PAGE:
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Please use this identifier to cite or link to this item: http://hdl.handle.net/1807/24842

Title: Making Participation Work: A Grounded Theory Describing Participation in Phase I Drug Trials from the Perspective of the Healthy Subject
Authors: Ondrusek, Nancy
Advisor: Hebert, Philip
Department: Medical Science
Keywords: research ethics
bioethics
healthy volunteers
payment
research subjects
Issue Date: 1-Sep-2010
Abstract: A qualitative research study was conducted with people who had participated as healthy subjects in phase I drug trials at commercial research facilities, in order to develop a better understanding of their perspective regarding research participation. The participants were recruited using online advertisements posted on the University of Toronto student website (www.my.utoronto.ca) and NOW Magazine online. Thirty-one subjects were interviewed. The audiotaped interviews were transcribed and analyzed using grounded theory methods. A grounded theory was developed that describes the process of participation and the main factors affecting the experience of participation, from the perspective of healthy subjects. The theory, called Making Participation Work, explains how healthy subjects frame participation as an income earning opportunity, and how this framing shapes their behaviour with regard to participation. Participants expressed a range of attitudes about the experience of participation, from very positive to very negative. The main factor affecting the experience is the perceived net burden, which is in turn affected by the degree to which subjects find personal control over their participation. Net burden and finding personal control were both affected by the degree to which subjects felt valued by research staff, and by whether subjects had trust in the research enterprise. Although subjects framed participation as work, the relationship with the study doctors and nurses was viewed as clinical. Most subjects are generally trusting that participation in phase I drug trials is safe. These findings suggest that models of research participation assuming participation motivated by altruism or potential therapeutic benefit cannot accommodate the attitudes and behaviours of healthy subjects in phase I drug trials. New models must be developed which account for the framing of participation as work, while being sensitive to the trust that healthy subjects place in the research enterprise.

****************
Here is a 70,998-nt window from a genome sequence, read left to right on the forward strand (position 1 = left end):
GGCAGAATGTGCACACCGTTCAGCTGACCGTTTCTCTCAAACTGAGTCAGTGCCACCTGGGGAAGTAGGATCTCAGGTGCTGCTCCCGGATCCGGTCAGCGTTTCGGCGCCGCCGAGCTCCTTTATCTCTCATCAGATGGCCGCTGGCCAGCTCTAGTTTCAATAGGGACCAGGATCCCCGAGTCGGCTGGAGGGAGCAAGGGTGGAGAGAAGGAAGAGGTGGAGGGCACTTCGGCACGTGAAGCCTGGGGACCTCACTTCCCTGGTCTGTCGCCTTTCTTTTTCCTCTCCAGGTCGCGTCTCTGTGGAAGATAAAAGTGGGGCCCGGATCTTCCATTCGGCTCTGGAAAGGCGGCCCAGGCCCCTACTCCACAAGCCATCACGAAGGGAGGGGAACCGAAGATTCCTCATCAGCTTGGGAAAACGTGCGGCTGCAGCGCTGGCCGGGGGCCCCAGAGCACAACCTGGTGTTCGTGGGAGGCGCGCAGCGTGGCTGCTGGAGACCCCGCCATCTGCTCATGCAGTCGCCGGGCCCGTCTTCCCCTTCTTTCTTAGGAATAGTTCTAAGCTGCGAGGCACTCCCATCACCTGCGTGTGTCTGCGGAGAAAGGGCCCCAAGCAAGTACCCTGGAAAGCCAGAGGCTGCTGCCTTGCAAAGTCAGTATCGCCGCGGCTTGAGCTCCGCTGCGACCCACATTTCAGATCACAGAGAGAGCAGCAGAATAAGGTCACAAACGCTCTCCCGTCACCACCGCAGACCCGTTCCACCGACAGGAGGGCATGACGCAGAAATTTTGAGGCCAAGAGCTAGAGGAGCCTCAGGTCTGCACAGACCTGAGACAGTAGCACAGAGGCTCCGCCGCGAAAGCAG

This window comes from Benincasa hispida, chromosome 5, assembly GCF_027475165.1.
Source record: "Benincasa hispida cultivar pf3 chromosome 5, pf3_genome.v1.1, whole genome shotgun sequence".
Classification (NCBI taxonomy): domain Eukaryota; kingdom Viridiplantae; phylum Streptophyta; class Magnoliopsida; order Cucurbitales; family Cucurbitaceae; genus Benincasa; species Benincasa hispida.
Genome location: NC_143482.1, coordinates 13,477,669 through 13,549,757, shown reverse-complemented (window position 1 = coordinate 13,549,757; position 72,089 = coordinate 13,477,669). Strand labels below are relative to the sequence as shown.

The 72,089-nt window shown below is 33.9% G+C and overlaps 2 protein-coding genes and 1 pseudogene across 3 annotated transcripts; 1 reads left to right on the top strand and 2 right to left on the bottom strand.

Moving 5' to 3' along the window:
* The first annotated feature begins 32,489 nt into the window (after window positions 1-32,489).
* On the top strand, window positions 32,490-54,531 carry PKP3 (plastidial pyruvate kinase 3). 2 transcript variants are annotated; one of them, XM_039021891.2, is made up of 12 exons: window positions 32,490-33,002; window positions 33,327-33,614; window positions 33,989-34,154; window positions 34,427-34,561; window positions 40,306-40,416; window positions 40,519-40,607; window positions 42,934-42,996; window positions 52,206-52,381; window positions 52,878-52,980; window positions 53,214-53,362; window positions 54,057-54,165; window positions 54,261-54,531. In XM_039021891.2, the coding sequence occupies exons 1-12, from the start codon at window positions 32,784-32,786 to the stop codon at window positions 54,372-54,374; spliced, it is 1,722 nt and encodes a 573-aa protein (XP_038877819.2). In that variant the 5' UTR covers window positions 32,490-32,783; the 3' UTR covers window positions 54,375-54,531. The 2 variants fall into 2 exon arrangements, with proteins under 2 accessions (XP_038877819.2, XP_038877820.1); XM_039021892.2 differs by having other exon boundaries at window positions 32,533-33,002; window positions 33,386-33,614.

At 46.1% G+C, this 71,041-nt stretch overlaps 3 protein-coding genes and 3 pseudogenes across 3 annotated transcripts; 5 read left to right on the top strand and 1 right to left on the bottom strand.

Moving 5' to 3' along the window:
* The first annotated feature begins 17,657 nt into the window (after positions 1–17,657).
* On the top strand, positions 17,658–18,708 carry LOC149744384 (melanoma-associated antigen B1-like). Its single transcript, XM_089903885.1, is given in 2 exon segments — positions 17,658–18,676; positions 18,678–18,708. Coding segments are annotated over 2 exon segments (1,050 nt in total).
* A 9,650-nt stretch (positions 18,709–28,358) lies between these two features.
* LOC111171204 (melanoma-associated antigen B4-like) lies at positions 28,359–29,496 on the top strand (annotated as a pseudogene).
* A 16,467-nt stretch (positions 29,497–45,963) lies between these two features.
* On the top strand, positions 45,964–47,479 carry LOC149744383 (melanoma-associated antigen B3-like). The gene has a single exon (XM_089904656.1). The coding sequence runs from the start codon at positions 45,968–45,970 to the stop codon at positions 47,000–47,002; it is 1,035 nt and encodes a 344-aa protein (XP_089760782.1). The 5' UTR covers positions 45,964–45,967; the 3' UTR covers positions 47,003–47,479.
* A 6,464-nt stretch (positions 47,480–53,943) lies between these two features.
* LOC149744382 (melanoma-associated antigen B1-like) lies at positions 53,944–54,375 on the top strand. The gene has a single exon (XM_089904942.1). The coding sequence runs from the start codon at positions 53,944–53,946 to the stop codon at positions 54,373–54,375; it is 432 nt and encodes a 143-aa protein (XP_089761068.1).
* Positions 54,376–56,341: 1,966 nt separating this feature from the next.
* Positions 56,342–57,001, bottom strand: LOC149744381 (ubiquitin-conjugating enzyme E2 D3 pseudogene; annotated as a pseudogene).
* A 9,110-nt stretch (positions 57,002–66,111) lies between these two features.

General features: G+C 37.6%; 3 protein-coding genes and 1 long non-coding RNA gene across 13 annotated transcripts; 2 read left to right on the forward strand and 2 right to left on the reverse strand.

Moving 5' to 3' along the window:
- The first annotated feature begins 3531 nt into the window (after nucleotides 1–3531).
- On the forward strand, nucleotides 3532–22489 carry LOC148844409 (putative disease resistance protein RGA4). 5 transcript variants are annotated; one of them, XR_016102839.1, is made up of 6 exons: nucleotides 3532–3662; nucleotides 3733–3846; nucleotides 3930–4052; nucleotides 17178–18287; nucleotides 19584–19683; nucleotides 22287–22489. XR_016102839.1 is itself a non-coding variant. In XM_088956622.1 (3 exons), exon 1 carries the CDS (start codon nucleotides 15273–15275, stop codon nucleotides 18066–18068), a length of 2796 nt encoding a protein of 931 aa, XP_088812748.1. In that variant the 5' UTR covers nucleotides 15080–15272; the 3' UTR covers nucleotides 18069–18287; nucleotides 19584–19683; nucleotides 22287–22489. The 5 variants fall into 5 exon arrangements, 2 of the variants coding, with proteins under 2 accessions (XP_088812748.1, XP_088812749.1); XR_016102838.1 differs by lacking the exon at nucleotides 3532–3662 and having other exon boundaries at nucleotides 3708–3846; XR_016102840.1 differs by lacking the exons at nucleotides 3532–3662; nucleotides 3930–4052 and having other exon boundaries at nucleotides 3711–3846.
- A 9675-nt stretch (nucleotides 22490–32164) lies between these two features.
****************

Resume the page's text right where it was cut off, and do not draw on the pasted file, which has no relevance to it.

URI: http://hdl.handle.net/1807/24842
Appears in Collections:Doctoral
Institute of Medical Science - Doctoral theses

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